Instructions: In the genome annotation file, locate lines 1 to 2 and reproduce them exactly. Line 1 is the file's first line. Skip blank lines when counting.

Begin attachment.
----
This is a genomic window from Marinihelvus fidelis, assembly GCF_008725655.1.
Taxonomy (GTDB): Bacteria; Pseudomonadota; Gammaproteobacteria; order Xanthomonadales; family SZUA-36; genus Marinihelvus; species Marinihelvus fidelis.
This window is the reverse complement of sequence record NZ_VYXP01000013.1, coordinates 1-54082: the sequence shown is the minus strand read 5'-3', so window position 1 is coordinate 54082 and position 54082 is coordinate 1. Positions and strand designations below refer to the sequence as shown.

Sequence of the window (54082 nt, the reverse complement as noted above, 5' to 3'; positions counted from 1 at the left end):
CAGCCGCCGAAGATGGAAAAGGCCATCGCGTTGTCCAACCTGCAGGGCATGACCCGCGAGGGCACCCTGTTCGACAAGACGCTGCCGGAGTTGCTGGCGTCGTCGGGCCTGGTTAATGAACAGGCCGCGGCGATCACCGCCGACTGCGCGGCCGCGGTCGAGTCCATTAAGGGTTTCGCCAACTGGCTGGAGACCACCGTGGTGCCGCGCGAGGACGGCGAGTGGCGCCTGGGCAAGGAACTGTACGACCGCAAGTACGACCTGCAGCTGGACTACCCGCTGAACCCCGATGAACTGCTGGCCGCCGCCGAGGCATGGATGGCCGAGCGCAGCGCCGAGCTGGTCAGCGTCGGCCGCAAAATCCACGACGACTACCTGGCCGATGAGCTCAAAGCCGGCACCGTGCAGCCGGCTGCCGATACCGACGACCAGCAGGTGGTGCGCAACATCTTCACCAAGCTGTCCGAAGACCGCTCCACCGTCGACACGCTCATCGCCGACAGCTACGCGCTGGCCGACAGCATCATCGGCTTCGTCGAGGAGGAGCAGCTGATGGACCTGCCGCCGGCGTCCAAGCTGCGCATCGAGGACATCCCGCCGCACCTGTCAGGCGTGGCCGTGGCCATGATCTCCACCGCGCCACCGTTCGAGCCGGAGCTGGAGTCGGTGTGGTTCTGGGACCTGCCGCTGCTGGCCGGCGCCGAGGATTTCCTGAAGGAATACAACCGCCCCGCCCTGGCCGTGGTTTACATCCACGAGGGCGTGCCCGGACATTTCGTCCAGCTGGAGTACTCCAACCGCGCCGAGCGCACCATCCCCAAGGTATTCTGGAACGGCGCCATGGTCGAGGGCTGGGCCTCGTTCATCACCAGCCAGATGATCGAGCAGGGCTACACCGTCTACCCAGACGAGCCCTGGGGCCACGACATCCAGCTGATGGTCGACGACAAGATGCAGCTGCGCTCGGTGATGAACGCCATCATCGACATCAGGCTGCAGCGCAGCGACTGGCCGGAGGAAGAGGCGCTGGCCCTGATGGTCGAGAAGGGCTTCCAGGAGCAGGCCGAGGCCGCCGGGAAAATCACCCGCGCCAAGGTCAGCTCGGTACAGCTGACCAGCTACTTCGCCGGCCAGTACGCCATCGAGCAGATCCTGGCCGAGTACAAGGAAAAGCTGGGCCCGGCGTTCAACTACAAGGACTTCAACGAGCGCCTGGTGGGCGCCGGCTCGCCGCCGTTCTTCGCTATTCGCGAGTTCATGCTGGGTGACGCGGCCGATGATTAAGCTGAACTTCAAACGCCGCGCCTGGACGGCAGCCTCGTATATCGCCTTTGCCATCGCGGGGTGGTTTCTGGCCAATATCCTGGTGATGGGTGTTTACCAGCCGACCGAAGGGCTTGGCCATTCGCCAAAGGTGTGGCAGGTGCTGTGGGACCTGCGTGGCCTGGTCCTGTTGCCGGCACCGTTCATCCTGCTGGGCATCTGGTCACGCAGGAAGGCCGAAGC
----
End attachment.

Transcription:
This is a genomic window from Marinihelvus fidelis, assembly GCF_008725655.1.
Taxonomy (GTDB): Bacteria; Pseudomonadota; Gammaproteobacteria; order Xanthomonadales; family SZUA-36; genus Marinihelvus; species Marinihelvus fidelis.